If you have never visited your school’s career fair, then you are in for a real treat – or maybe an awakening. Dozens of employers all in one place seeking top talent like YOU. Or maybe your best friend, or your classmate…hmmm. How do we get those recruiters standing at the booth to take YOU seriously?? How do you stand out in a sea of black suits?
1. Map It Out
Your school should have a list of the employers attending the fair. This list includes company name, preferred student majors, available jobs or a general reference to internships vs. full time. READ THE LIST! Identify no more than 10 employers to target that are seeking your qualifications and match your interests. Bring your map with you to the fair.
A couple of considerations:
Internship vs. Full time. Decide in advance if you are looking for an internship (typically the following summer) or a full time position AFTER graduation. Internship recruitment happens much earlier in the school year than ever before. If you are a junior or younger, then Fall is the PERFECT time to find an internship. If you are a graduating senior, then ideally you have already had that internship and are planning for full-time employment. Don’t spend your time at the fair with employers who are not hiring for the type of job you are seeking. They will likely be back the following semester or you can follow up with them via your career center.
Small company vs. big company. There are pros and cons to both. Don’t feel that you should only target the firms that you have heard of before. Chances are they will have a line out the door and can afford to be very picky on the talent they are seeking. However, they will have great opportunities with more mobility and maybe comprehensive training programs. Smaller companies will enable you to make your mark earlier and really get to know the business. You are less likely to get lost at sea.
2. Cross-Reference Your Course
Now that you have narrowed your list of preferred employers, take the time to review other sites.
Your school’s online job posting system. Most employers will have upcoming on-campus interviews. Familiarize yourself with what they are interviewing for. Your goal is to have your resumé (and presence) stand out so that you will be preselected for an on-campus interview. It will IMPRESS an employer if you say, “I am very interested in X position that you are interviewing for on X date. I would like to learn more about the position and share more about my background and experience”. It will FRUSTRATE an employer if you ask, “What are you looking for?”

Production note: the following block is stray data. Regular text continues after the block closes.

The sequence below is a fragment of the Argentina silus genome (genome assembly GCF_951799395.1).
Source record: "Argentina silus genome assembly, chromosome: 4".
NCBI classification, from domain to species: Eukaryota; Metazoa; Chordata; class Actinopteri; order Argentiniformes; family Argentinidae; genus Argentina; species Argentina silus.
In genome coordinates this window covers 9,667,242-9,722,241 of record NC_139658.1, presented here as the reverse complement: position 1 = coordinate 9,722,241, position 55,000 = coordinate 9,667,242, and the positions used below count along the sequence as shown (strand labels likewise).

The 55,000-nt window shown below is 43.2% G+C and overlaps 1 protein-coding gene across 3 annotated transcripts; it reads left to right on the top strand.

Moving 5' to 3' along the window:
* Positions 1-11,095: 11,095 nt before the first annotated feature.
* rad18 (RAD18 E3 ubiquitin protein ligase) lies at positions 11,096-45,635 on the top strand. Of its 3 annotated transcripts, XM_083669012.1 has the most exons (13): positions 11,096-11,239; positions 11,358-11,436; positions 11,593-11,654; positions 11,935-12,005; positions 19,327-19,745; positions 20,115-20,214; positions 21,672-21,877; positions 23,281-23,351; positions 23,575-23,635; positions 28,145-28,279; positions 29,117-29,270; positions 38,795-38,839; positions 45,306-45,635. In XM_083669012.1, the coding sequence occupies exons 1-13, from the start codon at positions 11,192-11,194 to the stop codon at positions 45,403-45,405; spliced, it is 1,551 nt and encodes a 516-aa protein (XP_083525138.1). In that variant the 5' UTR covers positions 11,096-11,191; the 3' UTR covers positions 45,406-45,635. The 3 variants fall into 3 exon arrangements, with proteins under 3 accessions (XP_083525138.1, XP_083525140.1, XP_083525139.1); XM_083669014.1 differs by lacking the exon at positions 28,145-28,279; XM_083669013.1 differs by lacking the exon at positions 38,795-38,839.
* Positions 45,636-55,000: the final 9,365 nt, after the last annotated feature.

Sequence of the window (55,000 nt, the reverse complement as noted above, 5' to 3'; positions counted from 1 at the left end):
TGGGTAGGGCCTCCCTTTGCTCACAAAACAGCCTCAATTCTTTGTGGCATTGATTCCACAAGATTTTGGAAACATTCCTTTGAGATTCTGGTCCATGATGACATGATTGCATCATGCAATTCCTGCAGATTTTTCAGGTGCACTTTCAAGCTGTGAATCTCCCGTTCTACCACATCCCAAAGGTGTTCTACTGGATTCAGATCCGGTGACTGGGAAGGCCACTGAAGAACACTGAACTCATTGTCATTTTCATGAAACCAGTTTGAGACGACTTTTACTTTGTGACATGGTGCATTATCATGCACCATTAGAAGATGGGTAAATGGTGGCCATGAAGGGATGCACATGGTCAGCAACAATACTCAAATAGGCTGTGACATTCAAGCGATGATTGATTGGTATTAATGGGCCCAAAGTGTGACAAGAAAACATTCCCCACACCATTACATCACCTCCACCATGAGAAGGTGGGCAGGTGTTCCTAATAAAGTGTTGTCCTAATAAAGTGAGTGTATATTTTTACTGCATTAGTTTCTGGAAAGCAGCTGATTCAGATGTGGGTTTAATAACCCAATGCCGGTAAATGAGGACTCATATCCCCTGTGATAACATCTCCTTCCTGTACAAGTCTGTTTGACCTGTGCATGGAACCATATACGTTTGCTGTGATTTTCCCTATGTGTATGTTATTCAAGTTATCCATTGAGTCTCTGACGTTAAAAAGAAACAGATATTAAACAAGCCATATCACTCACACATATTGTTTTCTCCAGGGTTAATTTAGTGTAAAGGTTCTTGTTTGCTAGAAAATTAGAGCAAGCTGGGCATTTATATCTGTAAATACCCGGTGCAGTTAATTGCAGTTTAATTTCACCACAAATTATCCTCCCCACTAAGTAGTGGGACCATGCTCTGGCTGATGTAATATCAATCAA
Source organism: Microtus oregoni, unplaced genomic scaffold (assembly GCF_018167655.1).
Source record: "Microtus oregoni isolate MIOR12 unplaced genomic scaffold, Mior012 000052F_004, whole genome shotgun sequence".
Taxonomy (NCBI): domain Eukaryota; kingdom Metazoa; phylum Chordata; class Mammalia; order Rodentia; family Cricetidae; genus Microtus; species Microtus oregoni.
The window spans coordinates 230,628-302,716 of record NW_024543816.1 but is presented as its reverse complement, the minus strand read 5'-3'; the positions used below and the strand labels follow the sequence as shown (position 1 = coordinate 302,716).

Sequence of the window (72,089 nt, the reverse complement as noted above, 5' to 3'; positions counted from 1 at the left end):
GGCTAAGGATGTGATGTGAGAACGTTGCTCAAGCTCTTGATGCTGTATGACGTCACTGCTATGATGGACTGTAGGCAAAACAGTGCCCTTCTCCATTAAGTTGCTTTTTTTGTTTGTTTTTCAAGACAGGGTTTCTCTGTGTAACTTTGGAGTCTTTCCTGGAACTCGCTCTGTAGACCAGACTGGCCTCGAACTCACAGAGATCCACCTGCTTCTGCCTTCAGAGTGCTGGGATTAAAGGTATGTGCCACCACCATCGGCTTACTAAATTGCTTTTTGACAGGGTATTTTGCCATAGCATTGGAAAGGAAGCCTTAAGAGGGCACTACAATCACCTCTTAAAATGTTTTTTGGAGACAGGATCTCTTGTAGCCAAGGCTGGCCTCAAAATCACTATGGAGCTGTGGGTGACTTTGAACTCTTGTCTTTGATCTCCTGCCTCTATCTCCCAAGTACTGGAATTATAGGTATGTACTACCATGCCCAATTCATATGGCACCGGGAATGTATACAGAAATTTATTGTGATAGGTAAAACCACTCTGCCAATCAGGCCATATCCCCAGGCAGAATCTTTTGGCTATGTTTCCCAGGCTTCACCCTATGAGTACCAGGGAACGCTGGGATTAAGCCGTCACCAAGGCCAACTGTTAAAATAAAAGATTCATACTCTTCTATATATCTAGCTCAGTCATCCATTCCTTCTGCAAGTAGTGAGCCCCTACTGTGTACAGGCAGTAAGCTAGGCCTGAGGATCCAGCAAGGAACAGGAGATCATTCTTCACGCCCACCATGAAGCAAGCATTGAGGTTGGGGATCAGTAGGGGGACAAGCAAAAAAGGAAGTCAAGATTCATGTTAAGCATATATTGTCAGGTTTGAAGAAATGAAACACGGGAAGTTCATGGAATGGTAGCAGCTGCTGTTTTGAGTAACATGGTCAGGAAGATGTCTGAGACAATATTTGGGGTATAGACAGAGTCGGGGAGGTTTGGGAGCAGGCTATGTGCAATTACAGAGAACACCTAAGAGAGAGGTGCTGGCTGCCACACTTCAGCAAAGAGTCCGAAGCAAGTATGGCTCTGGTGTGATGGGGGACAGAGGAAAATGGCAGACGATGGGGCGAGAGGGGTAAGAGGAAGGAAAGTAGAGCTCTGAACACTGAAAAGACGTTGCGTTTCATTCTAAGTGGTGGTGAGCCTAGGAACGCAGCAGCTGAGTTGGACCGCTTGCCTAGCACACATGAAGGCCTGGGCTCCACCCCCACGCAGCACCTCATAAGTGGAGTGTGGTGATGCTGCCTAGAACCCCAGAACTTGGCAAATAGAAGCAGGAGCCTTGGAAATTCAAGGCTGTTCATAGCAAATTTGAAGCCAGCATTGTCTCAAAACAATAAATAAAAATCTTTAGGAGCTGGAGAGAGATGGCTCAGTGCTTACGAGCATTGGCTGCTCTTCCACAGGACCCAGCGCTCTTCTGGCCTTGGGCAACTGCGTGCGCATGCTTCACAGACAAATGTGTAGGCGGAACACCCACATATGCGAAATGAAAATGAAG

The target company’s website. Everything that you might want to ask an employer is likely on their website. Take the time to read recent news articles, know what they do (especially for smaller companies), get a feel for their culture. NEVER ask an employer what they do when all of that information is available online.
3. Attention on Deck!
Prepare your elevator pitch. You only need a few short, thoughtful sentences to introduce yourself to a recruiter at the booth. Start by being very clear about your year and major and what you are looking for.
“Hello my name is Karen, I am a junior finance major seeking an internship in corporate finance”. Next, acknowledge that you have done your research (step #2) above and reference particular open positions for you know they are interviewing for and would like to be considered. Third, give the recruiter one thing to remember you by. Anything that shows you are above the competition….”I am enrolled in 4 finance classes as a junior” or “I was able to obtain a relevant internship as a sophomore “ or “I work 20 hours a week during school to finance my education”.
Most importantly, don’t forget to smile. Your enthusiasm and confidence will go a long way to make a lasting impression.
Arrive ahead of schedule. As a former recruiter, I can tell you that career fairs are exhausting from our perspective. The first time I wore high heels at a fair all day, I thought I would die. We are much more alert and ready to speak with students who arrive first. Don’t worry that you will be forgotten by the end of the day. If you follow these steps to make a strong impression, then all others will pale in comparison.
Captain your own ship. Never walk the floor or talk to employers with your best friend. You are not going to get a job together. You must stand on your own merit and make your own way. If you do see a friend you haven’t seen in a while, then talk outside. And please, STAY OFF YOUR CELL PHONE in the fair.
The key to success at a career fair is preparation, confidence and independence. If you follow these tips, then you will make a STRONG IMPRESSION with employers and the rest is smooth sailing.